Was the Art From the Gardner Museum Heist Solved?

Art|Art Museum

In March of 1990, the Isabella Stewart Gardner Museum in Boston was the victim of a daring heist. Thirteen works of art were stolen, including some of the museum’s most valuable pieces.

The robbery remains unsolved to this day and is one of the largest unsolved art crimes in history.

The Gardner Museum Heist was an inside job. Two men posing as police officers arrived at the museum on March 18, 1990, claiming they were responding to reports of a disturbance.

The guards on duty allowed them entry and were then tied up and locked in the basement while the thieves proceeded to steal 13 works of art. The stolen pieces included three Rembrandts, five Degas sketches, a Manet painting, and other pieces by Vermeer, Flinck, and Govaert Flinck.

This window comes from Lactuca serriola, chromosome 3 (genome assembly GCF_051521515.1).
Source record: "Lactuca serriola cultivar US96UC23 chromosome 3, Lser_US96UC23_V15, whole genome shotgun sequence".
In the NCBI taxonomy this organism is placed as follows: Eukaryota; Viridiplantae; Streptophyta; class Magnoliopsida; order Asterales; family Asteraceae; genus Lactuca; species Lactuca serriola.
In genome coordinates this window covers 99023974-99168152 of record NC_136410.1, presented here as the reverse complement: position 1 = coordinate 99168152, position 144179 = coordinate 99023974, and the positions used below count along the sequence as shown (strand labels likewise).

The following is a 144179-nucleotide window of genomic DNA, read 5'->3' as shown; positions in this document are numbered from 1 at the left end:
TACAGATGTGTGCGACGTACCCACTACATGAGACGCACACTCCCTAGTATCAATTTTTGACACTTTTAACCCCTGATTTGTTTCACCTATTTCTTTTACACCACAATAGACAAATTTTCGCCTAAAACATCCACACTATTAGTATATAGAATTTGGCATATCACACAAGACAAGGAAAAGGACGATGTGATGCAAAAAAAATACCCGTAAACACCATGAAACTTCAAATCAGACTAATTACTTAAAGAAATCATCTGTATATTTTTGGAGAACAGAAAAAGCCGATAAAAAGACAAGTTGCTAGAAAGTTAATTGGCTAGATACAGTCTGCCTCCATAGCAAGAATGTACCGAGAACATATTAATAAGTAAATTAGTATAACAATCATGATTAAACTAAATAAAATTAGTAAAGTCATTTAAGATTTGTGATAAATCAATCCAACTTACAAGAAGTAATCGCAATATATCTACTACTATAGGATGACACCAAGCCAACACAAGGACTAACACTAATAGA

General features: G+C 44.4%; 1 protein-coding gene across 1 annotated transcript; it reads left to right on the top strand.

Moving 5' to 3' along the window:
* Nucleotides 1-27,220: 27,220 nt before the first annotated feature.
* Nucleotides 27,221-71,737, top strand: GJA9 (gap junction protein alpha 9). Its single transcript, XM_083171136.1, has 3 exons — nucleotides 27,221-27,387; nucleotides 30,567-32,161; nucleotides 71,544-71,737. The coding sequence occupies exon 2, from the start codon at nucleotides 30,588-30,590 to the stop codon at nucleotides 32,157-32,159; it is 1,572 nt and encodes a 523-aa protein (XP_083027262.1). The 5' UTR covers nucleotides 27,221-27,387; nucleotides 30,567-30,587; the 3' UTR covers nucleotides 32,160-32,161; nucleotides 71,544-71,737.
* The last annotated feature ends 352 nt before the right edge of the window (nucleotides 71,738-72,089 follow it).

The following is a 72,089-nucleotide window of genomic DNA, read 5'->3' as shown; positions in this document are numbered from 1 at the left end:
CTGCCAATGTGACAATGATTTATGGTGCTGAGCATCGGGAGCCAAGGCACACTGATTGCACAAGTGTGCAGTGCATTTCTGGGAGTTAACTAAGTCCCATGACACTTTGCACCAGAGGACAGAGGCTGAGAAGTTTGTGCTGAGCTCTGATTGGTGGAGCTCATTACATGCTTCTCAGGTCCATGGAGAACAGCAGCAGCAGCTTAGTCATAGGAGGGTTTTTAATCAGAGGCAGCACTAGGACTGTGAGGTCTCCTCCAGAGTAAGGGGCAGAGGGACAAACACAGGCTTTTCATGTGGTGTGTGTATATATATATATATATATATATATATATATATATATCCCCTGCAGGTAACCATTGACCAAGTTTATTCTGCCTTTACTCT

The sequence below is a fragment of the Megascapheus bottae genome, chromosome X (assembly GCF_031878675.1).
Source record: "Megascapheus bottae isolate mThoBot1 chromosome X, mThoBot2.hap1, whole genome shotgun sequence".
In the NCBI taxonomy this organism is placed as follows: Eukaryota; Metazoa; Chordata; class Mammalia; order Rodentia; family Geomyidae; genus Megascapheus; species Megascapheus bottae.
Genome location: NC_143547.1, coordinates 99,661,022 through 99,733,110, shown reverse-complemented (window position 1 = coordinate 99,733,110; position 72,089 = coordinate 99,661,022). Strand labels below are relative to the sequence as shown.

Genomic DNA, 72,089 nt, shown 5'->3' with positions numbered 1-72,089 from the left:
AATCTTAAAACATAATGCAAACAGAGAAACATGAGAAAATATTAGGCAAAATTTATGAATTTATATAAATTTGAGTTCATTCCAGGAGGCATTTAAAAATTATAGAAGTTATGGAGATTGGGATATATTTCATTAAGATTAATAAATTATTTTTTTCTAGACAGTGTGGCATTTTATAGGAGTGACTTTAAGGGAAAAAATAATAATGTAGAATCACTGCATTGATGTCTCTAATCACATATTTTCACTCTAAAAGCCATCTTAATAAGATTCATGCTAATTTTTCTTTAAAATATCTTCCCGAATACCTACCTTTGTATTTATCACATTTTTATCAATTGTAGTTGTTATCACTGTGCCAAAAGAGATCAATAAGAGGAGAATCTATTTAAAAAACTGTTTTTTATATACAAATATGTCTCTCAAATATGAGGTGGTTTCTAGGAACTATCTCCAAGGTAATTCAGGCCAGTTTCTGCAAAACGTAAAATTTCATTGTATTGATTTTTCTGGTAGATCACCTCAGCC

In the ensuing years following the heist, there have been many theories as to who was responsible for the theft. Many believe that it was an organized crime group from Boston who had inside knowledge of the museum’s security system and layout. Others believe that it was a group from outside Massachusetts who had access to detailed information about the museum’s collection.

Despite numerous investigations by both federal and state authorities over the years since 1990, no one has ever been charged with or convicted for this crime. In 2017, FBI agents announced that they had identified “persons of interest” in connection with this case but refused to release any further information on their investigation.

Was the Art From The Gardner Museum Heist Solved?

Unfortunately no. Despite years of investigation by multiple law enforcement agencies and numerous theories as to who may be responsible for this crime, it remains unsolved today with no suspects ever being charged or convicted for it.